In television appearances, Atlas has called on the nation to “get a grip" and argued that “there’s nothing wrong" with having low-risk people get infected, as long as the vulnerable are protected.
While the term “herd immunity” has spread in conversation about the novel coronavirus, evidence has emerged that the concept of immunity obtained through widespread infection of a population may not apply to COVID-19.
A study published on July 11 by researchers at King’s College London found that antibodies detected in the human body which fight the coronavirus declined after just a few weeks, leaving the possibility of herd immunity out of the question, according to researchers.
Epidemiologists define the herd immunity threshold for a given virus as the percentage of the population that must be immune to ensure that its introduction will not cause an outbreak. If enough people are immune, an infected person will likely come into contact only with people who are already immune rather than spreading the virus to someone who is susceptible.
The implications of such a study engender the possibility that future waves of the novel coronavirus could return in seasons.
A separate nationwide population-based study published by researchers in Spain in July in the medical journal “The Lancet” found that despite the high impact of COVID-19 on the country, antibody “prevalence estimates remain low and are clearly insufficient to provide herd immunity.”
"These results emphasize the need for maintaining public health measures to avoid a new epidemic wave," the authors wrote. "Social distance measures and efforts to identify and isolate new cases and their contacts are imperative for future epidemic control."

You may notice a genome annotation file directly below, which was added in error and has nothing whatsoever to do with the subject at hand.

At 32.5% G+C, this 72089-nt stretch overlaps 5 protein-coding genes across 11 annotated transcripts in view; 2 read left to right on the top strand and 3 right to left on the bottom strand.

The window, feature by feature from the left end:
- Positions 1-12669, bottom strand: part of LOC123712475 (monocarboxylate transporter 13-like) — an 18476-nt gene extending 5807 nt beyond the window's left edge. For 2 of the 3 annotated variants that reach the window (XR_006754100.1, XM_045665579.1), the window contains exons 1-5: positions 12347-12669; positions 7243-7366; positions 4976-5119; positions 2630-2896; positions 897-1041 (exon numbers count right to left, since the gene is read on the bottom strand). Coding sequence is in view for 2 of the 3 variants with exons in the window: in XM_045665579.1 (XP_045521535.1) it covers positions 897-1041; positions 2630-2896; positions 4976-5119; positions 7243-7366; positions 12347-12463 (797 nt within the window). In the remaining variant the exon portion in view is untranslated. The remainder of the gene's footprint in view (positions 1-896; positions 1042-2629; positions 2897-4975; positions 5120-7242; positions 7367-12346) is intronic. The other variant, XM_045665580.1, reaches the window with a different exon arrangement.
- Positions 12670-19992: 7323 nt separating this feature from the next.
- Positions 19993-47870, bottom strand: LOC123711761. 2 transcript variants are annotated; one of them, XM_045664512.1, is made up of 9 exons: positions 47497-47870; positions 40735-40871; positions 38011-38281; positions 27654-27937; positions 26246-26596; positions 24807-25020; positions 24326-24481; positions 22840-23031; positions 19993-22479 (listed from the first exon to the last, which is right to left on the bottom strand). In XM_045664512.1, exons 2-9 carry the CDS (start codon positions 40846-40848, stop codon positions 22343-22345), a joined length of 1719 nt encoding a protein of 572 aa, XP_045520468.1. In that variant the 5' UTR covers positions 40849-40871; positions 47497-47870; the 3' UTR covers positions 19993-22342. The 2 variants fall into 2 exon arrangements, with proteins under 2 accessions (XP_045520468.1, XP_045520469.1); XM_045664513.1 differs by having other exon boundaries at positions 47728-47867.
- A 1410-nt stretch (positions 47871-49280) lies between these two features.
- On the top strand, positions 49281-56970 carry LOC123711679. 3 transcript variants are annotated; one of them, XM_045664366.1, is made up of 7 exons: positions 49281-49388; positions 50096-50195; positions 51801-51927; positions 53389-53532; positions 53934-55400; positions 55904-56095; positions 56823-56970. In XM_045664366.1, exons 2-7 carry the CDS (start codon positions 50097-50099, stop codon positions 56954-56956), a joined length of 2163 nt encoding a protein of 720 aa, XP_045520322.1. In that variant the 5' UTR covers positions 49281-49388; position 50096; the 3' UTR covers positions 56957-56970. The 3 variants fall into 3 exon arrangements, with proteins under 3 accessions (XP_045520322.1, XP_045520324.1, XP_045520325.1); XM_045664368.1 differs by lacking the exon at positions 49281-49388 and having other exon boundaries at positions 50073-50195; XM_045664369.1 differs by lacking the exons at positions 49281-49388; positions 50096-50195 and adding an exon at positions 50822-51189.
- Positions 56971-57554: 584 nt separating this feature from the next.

Last week, the U.S. Centers for Disease Control and Prevention sparked a wave of confusion after posting guidelines that coronavirus testing is not necessary for people who have been in close contact with infected people.
The CDC previously had advised local health departments to test people who have been within 6 feet of an infected person for more than 15 minutes. But on Aug. 24, a CDC testing overview page was changed to say that testing is no longer recommended for symptom-less people who were in close contact situations.
There was a caveat, however. Testing may be recommended for those with health problems that make them more likely to suffer severe illness from an infection, or if their doctor or local state officials advise they get tested.
A tennis player wears a face covering as he walks the grounds on Day One of the 2020 US Open.
After Twitter lit up with head-scratching and alarm about the change, HHS officials sent an email Wednesday saying the guidance was revised “to reflect current evidence and the best public health interventions,” but did not detail what the new evidence was.
Across the country, public health experts called the change bizarre. They noted that testing contacts of infected people is a core element of public health efforts to keep outbreaks in check, and that a large percentage of infected people — the CDC has said as many as 40% — exhibit no symptoms.
“I was taken aback and didn’t know that it was under consideration,” said John Auerbach, president of Trust for America’s Health, a nonprofit that works to improve U.S. preparedness against disease. “The recommendation not to test asymptomatic people who likely have been exposed is not in accord with the science.”
The Associated Press contributed to this story.